Egyptian protesters against sexual assault are sexually assaulted

As mob heckles and gropes demonstrators, are women's rights going backwards in Egypt?

An Egyptian rally to protest against sexual harassment ended when the participants were attacked and groped by a group of men, the Associated Press has reported.

Around 50 women, surrounded by male supporters, turned out for the demonstration on Friday in Cairo's Tahrir Square, holding placards which declared that "harassment is barbaric". But a mob of hundreds of men overwhelmed the supporters and began to heckle and grope the women. 

Sally Zohney, who helped organise the protest, voiced her disgust on Twitter: "I'm traumatised by the testimonials friends r sharing of today's attack".

There are growing numbers of reports from women who were involved in last year's Arab Spring protests that the mood in the country is turning, and that street harassment is returning. The writer and activist Ahdaf Soueif told last week's New Statesman magazine: "Women were very careful to say that they were taking part in the revolution as citizens. Social problems such as harassment on the streets, and so on, vanished during the 18 days. They’re back now. What is new is the way that women respond. There’s graffiti, stickers, women taking self-defence classes, so the fightback is on."

Journalist Mona El-Tawahy is one of those who have been injured in protests: she was arrested in Cairo last year and detained for 12 hours, and both her arms were broken. She reported that she had been sexually assaulted while in detention, and later wrote an essay for Foreign Policy magazine about the "war on women" in the Middle East. It argued:

An entire political and economic system -- one that treats half of humanity like animals -- must be destroyed along with the other more obvious tyrannies choking off the region from its future. Until the rage shifts from the oppressors in our presidential palaces to the oppressors on our streets and in our homes, our revolution has not even begun.

Tahrir Square on June 7. It has been the scene of repeated protests. Photo: Getty Images

Helen Lewis is deputy editor of the New Statesman. She has presented BBC Radio 4’s Week in Westminster and is a regular panellist on BBC1’s Sunday Politics.

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Indie band The 1975 want to “sue the government” over the Electoral Commission’s latest advert

Frontman Matt Healy perhaps isn’t aware that the Electoral Commission is not, in fact, the government (or believes that this is part of a wider conspiracy).

How do you make registering to vote in the EU Referendum cool? It sounds like something  from The Thick of It, but judging by the Electoral Commission’s latest TV ad for their new voting guide, this was a genuine question posed in their meetings this month. The finished product seems inspired by teen Tumblrs with its killer combination of secluded woodlands, vintage laundrettes and bright pink neon lighting.

But indie-pop band The 1975 saw a different inspiration for the advert: the campaign for their latest album, I Like It When You Sleep For You Are So Beautiful Yet So Unaware Of It (Yes, a title perhaps even more cumbersome than “The EU Referendum - You Can’t Miss It (Phase One)”).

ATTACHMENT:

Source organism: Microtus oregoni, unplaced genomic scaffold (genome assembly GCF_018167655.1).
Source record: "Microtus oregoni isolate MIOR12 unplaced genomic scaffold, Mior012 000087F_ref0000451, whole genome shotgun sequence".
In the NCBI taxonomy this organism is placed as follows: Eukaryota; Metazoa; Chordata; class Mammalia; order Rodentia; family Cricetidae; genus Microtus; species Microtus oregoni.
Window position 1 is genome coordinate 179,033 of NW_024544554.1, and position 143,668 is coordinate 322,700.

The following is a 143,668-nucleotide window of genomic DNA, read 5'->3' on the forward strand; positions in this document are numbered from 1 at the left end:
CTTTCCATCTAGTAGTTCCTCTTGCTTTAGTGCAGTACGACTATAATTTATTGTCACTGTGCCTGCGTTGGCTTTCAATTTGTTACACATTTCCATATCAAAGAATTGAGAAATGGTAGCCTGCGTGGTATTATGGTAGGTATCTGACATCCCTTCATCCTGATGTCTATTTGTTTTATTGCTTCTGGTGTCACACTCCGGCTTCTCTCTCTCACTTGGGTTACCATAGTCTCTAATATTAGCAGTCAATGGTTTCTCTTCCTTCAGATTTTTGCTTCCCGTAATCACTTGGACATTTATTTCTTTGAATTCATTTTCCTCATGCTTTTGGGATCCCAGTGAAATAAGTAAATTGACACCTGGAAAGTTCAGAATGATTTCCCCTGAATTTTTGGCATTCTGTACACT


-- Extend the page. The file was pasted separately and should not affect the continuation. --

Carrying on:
Lead singer Matt Healy posted a picture of the guide with the caption “LOOK OUT KIDZ THE GOVERNMENT ARE STEALING OUR THOUGHTS!!” back on 17 May. The release of the TV spot only furthered Healy’s suspicions:

Healy perhaps isn’t aware that the Electoral Commission is not, in fact, the government (or believes that this is part of a wider conspiracy).

The 1975’s manager, Jamie Oborne, was similarly outraged.

Oborne added that he was particularly “disappointed” that the director for the band’s video for their song “Settle Down”, Nadia Marquard Otzen, also directed the Electoral Commission’s ad. But Otzen also directed the Electoral Commission’s visually similar Scottish Referendum campaign video, released back in September 2014: almost a year before The 1975 released the first promotional image for their album on Instagram on 2 June 2015.

Many were quick to point out that the band “didn’t invent neon lights”. The band know this. Their visual identity draws on an array of artists working with neon: Dan Flavin’s florescent lights, James Turrell’s “Raemar pink white”, Nathan Coley’s esoteric, and oddly-placed, Turner-shortlisted work, Bruce Nauman’s aphoristic signs, Chris Bracey’s neon pink colour palette, to just name a few – never mind the thousands of Tumblrs that undoubtedly inspired Healy’s aesthetics (their neon signs were exhibited at a show called Tumblr IRL). I see no reason why Otzen might not be similarly influenced by this artistic tradition.

Of course, The 1975 may be right: they have helped to popularise this particular vibe, moving it out of aesthetic corners of the internet and onto leaflets dropped through every letterbox in the country. But if mainstream organisations weren’t making vaguely cringeworthy attempts to jump on board a particular moment, how would we know it was cool at all?

Anna Leszkiewicz is a pop culture writer at the New Statesman.